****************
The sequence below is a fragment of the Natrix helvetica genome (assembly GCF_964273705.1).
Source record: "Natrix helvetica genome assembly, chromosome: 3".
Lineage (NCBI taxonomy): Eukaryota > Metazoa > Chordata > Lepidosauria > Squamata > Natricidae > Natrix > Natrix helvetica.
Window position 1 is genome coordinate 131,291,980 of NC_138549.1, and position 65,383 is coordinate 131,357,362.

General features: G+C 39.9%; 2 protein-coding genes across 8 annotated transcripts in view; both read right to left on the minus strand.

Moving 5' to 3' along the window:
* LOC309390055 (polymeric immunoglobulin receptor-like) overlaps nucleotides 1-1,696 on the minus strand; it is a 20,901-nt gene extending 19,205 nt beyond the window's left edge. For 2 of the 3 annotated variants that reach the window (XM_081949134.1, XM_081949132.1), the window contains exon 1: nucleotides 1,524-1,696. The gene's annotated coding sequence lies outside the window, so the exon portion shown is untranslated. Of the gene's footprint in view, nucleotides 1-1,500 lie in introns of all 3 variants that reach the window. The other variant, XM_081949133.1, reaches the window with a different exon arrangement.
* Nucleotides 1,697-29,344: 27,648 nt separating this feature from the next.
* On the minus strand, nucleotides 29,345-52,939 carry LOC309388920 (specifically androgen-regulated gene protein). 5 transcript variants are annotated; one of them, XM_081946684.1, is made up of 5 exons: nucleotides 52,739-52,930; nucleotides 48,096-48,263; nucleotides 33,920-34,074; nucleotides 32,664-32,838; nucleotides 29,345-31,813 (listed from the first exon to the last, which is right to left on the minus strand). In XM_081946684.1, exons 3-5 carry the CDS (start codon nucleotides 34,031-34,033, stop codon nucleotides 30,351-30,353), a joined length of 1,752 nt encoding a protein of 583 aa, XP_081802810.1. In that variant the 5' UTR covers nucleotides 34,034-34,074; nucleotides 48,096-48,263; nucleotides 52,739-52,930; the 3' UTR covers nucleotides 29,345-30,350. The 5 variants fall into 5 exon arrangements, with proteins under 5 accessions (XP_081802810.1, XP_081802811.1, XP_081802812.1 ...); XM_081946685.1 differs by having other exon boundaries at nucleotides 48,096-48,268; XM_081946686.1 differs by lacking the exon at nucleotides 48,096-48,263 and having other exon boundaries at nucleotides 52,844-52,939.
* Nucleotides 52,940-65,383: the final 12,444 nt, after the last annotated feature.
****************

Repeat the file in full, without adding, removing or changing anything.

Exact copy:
The sequence below is a fragment of the Natrix helvetica genome (assembly GCF_964273705.1).
Source record: "Natrix helvetica genome assembly, chromosome: 3".
Lineage (NCBI taxonomy): Eukaryota > Metazoa > Chordata > Lepidosauria > Squamata > Natricidae > Natrix > Natrix helvetica.
Window position 1 is genome coordinate 131,291,980 of NC_138549.1, and position 65,383 is coordinate 131,357,362.

General features: G+C 39.9%; 2 protein-coding genes across 8 annotated transcripts in view; both read right to left on the minus strand.

Moving 5' to 3' along the window:
* LOC309390055 (polymeric immunoglobulin receptor-like) overlaps nucleotides 1-1,696 on the minus strand; it is a 20,901-nt gene extending 19,205 nt beyond the window's left edge. For 2 of the 3 annotated variants that reach the window (XM_081949134.1, XM_081949132.1), the window contains exon 1: nucleotides 1,524-1,696. The gene's annotated coding sequence lies outside the window, so the exon portion shown is untranslated. Of the gene's footprint in view, nucleotides 1-1,500 lie in introns of all 3 variants that reach the window. The other variant, XM_081949133.1, reaches the window with a different exon arrangement.
* Nucleotides 1,697-29,344: 27,648 nt separating this feature from the next.
* On the minus strand, nucleotides 29,345-52,939 carry LOC309388920 (specifically androgen-regulated gene protein). 5 transcript variants are annotated; one of them, XM_081946684.1, is made up of 5 exons: nucleotides 52,739-52,930; nucleotides 48,096-48,263; nucleotides 33,920-34,074; nucleotides 32,664-32,838; nucleotides 29,345-31,813 (listed from the first exon to the last, which is right to left on the minus strand). In XM_081946684.1, exons 3-5 carry the CDS (start codon nucleotides 34,031-34,033, stop codon nucleotides 30,351-30,353), a joined length of 1,752 nt encoding a protein of 583 aa, XP_081802810.1. In that variant the 5' UTR covers nucleotides 34,034-34,074; nucleotides 48,096-48,263; nucleotides 52,739-52,930; the 3' UTR covers nucleotides 29,345-30,350. The 5 variants fall into 5 exon arrangements, with proteins under 5 accessions (XP_081802810.1, XP_081802811.1, XP_081802812.1 ...); XM_081946685.1 differs by having other exon boundaries at nucleotides 48,096-48,268; XM_081946686.1 differs by lacking the exon at nucleotides 48,096-48,263 and having other exon boundaries at nucleotides 52,844-52,939.
* Nucleotides 52,940-65,383: the final 12,444 nt, after the last annotated feature.